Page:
This year marks the 50th anniversary of the founding of the Peace Corps. It provides an opportunity for former volunteers to gather and share their experiences with the community, but also should serve as a launchpad for area residents who are toying with the idea of signing up.
The Peace Corps has an active program for retirees willing to share their knowledge and skills with struggling nations. The Peace Corps philosophy is one of volunteers helping people help themselves.
The Peace Corps traces its origins to the dream of an inspiring young president. In 1960 John Kennedy challenged students at the University of Michigan to serve their country in the cause of peace by living and working in developing countries.
The Peace Corps was officially established by Kennedy’s executive order on March 1, 1961 and to date more than 200,000 volunteers have served in 139 countries. The mission of the Peace Corps has not changed substantially in its 50 years:
• Help people of interested countries meet their needs for trained men and women.
• Help promote a better understanding of Americans.
• Help promote a better understanding of the people of foreign nations on the part of Americans.
Today there are 8,655 Peace Corps volunteers and trainees serving in 77 countries. The agency’s annual budget is $400 million.
Sixty percent of the volunteers are women, 93 percent are single and 19 percent of the volunteers are minorities. Volunteers range in age from 18 to 86. The average age is 28, but 7 percent of the volunteers are over the age of 50.
Volunteers commit to 27 months of service, which usually includes 10 weeks of in-country training and 24 months in a foreign nation. About 37 percent of the volunteers serve in Africa, with 24 percent in Latin America, 21 percent in Eastern Europe/Central Asia with the remainder scattered in Asia, the Caribbean, the Middle East and Pacific Islands.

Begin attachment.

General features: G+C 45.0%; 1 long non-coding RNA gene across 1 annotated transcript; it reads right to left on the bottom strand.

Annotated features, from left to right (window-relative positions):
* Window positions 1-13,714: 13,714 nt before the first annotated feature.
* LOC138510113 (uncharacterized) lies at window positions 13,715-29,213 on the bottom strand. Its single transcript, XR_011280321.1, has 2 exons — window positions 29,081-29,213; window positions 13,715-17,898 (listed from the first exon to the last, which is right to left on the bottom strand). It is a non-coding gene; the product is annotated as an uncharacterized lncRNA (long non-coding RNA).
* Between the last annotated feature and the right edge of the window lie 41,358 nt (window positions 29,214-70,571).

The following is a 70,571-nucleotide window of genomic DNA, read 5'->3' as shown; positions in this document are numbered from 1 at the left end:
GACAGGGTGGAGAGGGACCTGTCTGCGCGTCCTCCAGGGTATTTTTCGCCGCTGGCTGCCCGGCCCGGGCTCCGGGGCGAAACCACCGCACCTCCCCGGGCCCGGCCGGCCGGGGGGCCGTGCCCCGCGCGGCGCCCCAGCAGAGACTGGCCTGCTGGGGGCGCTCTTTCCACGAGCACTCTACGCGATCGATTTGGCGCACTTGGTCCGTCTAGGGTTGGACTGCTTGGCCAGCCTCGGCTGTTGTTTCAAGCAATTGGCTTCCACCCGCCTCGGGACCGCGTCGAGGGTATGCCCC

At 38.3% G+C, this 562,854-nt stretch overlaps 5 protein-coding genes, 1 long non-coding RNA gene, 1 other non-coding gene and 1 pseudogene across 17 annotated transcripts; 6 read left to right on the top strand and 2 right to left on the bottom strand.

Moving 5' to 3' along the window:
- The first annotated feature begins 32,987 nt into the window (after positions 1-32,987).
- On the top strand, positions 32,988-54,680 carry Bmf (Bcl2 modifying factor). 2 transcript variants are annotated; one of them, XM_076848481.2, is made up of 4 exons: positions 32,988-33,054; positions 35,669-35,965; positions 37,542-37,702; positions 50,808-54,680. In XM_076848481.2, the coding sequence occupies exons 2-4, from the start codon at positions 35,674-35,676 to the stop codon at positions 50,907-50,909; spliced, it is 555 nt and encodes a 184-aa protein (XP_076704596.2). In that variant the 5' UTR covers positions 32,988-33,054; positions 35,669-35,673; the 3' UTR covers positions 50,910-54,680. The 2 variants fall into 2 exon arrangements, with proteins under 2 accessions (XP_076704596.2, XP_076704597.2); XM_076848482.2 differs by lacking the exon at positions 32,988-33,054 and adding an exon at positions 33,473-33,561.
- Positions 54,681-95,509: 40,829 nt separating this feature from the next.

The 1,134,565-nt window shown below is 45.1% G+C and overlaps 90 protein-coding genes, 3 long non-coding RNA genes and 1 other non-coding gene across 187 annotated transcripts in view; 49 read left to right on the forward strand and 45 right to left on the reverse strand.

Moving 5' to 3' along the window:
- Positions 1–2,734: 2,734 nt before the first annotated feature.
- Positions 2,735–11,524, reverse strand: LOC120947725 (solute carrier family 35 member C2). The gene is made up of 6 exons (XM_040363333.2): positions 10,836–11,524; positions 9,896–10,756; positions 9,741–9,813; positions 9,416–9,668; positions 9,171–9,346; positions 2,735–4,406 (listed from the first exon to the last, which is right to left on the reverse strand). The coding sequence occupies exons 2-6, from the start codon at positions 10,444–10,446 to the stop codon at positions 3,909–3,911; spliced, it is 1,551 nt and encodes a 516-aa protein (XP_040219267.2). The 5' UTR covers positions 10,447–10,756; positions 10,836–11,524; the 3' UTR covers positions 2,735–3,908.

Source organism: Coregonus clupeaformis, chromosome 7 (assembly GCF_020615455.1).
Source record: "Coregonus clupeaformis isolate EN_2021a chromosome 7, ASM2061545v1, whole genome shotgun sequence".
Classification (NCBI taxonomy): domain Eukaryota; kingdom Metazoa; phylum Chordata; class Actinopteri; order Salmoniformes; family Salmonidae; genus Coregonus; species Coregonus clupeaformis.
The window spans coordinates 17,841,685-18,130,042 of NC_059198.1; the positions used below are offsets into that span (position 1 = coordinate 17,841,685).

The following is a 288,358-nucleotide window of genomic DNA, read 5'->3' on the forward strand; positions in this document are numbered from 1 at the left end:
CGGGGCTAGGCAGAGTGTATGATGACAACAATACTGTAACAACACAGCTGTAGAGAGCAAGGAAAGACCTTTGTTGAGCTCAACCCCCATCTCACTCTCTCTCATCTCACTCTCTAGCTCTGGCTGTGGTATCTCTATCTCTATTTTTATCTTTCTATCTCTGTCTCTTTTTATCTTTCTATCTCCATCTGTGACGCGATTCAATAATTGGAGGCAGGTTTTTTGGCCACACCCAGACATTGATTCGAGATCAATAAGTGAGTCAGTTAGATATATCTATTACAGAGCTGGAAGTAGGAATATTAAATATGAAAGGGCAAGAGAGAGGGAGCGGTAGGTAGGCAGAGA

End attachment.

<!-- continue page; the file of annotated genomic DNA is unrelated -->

Most of the volunteers serve in an education capacity. Others work on health/HIV/AIDS awareness programs, promoting business and communication technology, improving the environment and agriculture, and youth development.
A Peace Corps volunteer might help a remote village in Africa find and capture a source of water for a village. Other Peace Corps volunteers might help a community recover from a disaster such as an earthquake or tsunami. Still others work in classrooms or in business development.
Volunteers routinely return from their assignments saying that they were life-defining experiences and a great way to launch a career. As Aaron S. Williams, the fourth director in the Peace Corp’s history says, “I know firsthand, based on my experience in the Dominican Republic. Volunteers return to the United States as global citizens, with leadership, language, teaching and development skills that position them well for educational and professional opportunities.”
So where is the Peace Corps headed and how might South Sound residents get involved?
The organization is encouraging former Peace Corps volunteers to return and take short-term assignments. And in this year of the Peace Corps’ golden anniversary, officials are turning to people in their golden years and asking them to consider an assignment.
For aging baby boomers in good health, why not consider a Peace Corps duty station where a lifetime of learning can be put to use along with specific technical skills to benefit people in a foreign land?
Over the past 50 years, the Peace Corps and its stable of volunteers — including 8,400 from Washington state — has made significant and lasting contributions abroad in the furtherance of peace and understanding among nations. South Sound residents who want to be part of this great movement should contact the Peace Corps at 800-424-8580 or at www.peacecorps.gov.
As hundreds of South Sound residents will testify, it’s a life- altering experience.